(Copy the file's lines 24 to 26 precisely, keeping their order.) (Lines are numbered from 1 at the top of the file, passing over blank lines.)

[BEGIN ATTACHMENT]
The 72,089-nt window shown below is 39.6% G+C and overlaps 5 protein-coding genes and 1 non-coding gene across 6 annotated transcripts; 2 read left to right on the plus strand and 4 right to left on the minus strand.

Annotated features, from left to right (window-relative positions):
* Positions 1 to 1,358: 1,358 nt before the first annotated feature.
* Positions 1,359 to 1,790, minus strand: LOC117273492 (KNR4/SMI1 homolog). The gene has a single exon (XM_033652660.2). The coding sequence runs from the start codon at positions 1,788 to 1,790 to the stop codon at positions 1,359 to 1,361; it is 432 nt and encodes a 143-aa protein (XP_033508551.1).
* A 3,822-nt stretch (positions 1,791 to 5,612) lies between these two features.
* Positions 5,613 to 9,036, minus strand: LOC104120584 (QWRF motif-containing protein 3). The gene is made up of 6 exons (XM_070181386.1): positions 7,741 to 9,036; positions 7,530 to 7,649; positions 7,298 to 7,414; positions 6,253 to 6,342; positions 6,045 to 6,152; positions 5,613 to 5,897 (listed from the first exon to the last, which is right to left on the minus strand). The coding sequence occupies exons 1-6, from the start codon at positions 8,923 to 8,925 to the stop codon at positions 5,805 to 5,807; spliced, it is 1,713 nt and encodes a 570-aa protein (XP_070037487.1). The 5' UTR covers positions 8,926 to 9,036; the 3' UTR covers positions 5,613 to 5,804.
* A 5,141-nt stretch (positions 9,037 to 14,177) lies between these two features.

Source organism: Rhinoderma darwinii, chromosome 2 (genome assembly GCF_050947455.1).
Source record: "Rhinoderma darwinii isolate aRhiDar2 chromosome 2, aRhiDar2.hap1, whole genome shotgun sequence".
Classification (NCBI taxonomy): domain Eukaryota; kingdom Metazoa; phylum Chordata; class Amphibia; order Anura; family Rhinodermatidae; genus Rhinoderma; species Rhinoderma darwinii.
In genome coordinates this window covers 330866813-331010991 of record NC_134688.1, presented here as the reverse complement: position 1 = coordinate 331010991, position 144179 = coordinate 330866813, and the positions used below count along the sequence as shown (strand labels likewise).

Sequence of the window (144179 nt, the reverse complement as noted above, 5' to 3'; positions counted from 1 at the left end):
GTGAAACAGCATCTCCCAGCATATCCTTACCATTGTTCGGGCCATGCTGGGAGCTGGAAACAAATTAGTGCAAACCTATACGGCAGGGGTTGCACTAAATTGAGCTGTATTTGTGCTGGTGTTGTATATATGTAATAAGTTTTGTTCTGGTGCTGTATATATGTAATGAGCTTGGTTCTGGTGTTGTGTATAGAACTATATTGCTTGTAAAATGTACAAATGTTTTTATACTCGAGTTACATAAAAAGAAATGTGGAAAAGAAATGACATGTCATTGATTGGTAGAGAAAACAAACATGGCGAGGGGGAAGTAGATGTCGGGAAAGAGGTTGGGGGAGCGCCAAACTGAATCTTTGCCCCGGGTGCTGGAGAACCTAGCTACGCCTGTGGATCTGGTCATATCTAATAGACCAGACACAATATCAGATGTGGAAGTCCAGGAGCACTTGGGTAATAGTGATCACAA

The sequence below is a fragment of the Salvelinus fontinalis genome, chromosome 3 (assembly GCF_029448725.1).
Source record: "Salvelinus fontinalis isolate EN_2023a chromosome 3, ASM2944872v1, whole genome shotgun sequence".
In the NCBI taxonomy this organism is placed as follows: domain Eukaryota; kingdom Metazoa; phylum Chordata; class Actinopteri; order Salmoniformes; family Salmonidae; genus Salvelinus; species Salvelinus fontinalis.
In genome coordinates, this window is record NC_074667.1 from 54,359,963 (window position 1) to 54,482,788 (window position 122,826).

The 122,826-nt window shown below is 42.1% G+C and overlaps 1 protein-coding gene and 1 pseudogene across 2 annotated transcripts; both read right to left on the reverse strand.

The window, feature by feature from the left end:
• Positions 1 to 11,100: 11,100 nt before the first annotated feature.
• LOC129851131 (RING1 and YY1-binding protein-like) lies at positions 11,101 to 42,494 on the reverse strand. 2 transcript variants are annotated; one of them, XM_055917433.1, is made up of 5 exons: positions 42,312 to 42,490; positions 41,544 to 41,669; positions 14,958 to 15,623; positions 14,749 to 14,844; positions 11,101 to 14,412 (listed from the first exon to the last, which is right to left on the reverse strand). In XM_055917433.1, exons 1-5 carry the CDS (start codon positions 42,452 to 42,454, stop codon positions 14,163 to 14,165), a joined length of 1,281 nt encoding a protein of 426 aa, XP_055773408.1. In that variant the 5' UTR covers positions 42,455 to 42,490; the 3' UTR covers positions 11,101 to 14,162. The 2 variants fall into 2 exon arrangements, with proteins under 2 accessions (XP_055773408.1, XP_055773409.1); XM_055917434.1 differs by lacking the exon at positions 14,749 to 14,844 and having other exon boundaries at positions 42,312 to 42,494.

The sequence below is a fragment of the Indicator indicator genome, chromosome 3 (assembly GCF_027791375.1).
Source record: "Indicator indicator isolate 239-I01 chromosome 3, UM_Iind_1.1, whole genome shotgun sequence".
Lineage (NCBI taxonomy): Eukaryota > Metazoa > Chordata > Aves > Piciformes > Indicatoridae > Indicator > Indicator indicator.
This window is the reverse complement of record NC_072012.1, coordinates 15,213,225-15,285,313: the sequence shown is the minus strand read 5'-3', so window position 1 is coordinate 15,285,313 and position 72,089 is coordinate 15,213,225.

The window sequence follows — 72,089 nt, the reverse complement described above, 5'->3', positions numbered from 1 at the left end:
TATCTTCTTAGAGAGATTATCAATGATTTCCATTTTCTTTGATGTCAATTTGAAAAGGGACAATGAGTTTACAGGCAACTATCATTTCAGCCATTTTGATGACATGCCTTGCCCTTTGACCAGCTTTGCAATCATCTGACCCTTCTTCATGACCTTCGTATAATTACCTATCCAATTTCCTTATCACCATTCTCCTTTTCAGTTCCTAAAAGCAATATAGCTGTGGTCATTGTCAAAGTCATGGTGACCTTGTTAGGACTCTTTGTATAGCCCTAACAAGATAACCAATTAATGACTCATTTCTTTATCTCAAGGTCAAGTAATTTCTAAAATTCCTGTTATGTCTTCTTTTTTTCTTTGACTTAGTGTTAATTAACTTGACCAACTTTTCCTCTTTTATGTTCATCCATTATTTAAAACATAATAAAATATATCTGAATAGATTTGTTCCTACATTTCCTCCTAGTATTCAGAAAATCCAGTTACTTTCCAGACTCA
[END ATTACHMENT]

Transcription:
Lineage (NCBI taxonomy): Eukaryota > Metazoa > Chordata > Aves > Piciformes > Indicatoridae > Indicator > Indicator indicator.
This window is the reverse complement of record NC_072012.1, coordinates 15,213,225-15,285,313: the sequence shown is the minus strand read 5'-3', so window position 1 is coordinate 15,285,313 and position 72,089 is coordinate 15,213,225.

The window sequence follows — 72,089 nt, the reverse complement described above, 5'->3', positions numbered from 1 at the left end: